It is indeed an awful moment when one witnesses a an accident or even hears about one. It gets worse when gearheads like us gets to know of a crash that might have involved our favorite vehicle. Recent reports have emerged of two separate crashes that involved the new hyperbike from Kawasaki, the Ninja H2.
The crash in South Africa was reported only a few days ago by various media sources and initial reports pointed out that the rider lost control after slamming against a hard barrier of some sort. Unfortunately, the damages caused to the precious bike is well beyond repair and might be destined for the junk yard. The rider however, has escaped with injuries and is undergoing treatment at a local hospital.
The Ninja H2 is a high-performance bike that comes with a supercharged engine and the power delivery is way beyond 200 bhp. Kawasaki designed this bike with extreme precision and engineering and have added sophisticated technology and hardware to make this one-of-a-kind bike.
Another exciting feature of the H2 is its paint. A silver or mirror-finish coating has been applied to the bike that gives it an adaptive color tone. Adaptive in the sense that it looks incredibly dark/black at night or in the absence of light and extremely reflective in the presence of light. A minor scratch or finger print would become visible and would be a difficult job to get them off.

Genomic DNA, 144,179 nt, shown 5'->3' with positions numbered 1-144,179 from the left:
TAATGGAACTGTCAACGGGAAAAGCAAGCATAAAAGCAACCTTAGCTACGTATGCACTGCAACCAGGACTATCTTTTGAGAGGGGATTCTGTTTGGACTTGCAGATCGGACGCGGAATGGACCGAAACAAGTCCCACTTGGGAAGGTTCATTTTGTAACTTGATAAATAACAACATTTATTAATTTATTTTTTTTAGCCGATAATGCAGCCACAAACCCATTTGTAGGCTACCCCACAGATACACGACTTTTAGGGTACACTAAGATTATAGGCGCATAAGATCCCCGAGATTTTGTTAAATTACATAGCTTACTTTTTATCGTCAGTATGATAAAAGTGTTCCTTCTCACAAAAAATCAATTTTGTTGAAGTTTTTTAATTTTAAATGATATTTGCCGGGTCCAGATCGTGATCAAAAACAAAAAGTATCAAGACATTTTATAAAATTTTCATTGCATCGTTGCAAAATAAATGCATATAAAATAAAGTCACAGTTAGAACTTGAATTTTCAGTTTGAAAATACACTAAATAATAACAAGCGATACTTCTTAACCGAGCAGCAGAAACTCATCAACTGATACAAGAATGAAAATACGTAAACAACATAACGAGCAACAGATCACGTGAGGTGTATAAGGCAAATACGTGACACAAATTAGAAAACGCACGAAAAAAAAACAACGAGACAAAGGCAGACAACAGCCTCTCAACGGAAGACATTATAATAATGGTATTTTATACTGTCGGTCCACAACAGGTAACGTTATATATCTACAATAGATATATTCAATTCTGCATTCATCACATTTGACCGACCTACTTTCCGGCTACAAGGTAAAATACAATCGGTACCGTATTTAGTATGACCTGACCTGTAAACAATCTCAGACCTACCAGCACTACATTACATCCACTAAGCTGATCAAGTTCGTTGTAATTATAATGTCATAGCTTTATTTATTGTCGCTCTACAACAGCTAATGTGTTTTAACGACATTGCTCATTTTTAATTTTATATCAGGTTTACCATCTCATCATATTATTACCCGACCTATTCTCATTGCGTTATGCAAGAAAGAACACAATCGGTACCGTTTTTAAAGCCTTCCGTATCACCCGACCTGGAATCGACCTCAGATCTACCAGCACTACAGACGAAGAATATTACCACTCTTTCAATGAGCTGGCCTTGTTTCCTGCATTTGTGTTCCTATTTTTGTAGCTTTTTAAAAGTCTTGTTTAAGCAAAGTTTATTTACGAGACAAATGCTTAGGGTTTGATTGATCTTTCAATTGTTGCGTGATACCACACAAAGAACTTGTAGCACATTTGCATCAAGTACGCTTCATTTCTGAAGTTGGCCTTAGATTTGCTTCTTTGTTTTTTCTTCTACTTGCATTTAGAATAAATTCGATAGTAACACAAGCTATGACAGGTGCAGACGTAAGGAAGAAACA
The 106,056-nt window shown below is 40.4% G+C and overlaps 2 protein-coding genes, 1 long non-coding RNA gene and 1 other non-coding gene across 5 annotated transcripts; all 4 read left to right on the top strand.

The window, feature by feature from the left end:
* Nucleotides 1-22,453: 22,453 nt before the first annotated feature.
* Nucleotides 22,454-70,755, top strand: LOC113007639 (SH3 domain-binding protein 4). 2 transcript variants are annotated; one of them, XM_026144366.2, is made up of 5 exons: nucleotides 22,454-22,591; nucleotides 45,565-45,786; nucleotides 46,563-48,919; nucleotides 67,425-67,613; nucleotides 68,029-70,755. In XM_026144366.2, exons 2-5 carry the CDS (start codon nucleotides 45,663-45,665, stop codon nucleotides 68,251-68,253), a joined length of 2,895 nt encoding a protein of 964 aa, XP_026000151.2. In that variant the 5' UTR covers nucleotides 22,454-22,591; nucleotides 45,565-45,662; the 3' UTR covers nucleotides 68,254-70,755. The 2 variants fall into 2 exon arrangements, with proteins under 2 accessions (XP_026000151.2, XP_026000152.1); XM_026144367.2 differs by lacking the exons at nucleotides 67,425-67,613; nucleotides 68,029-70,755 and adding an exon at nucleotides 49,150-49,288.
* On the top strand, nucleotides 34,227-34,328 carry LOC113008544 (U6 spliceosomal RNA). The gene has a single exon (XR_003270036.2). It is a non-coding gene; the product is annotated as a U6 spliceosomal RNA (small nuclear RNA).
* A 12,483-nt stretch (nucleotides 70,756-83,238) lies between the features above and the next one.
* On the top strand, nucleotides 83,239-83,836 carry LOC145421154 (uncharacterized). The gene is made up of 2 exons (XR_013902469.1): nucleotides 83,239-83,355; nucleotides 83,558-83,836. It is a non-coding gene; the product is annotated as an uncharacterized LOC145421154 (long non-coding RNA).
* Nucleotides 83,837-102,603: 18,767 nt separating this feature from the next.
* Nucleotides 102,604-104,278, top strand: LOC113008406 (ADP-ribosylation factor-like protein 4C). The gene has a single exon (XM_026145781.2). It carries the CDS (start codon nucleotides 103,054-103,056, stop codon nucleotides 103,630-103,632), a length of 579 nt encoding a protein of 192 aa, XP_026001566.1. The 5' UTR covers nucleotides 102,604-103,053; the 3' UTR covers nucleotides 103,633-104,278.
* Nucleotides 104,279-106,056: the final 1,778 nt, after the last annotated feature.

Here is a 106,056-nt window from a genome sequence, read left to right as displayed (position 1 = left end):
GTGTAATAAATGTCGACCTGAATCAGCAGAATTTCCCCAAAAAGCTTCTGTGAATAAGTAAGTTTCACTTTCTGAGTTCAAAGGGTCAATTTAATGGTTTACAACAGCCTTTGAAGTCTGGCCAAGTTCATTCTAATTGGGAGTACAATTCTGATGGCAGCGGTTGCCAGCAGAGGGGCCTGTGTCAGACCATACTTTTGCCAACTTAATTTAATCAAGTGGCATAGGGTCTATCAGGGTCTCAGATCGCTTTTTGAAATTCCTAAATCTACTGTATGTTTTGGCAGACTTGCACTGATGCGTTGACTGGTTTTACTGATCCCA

Another crash that was reported involving the H2 came in from Croatia when the rider lost control of the bike and hit two other bicyclists that were on a mountain road. However, as fate would have it, the rider of the bike wasn't able to make it out alive. Further details are yet to be known but the risk of losing lives and also the amount of responsibility that comes with owning these expensive monsters are issues that crop up with time and one to be debated. Power is certainly good under control and equally dangerous when its not under control. The Ninja H2's supercharger kicks in after 4000 RPM, 4000 is way too fast for anyone to handle that sort of power and it gets even worse when the rider has little or no previous experience of controlling litre-class bikes. Ultimately, the owner of the bike is responsible for the consequences post buying a hyper-machine. Things can go wrong just like the crashes mentioned if proper care and more importantly, proper experience are learned from riding one.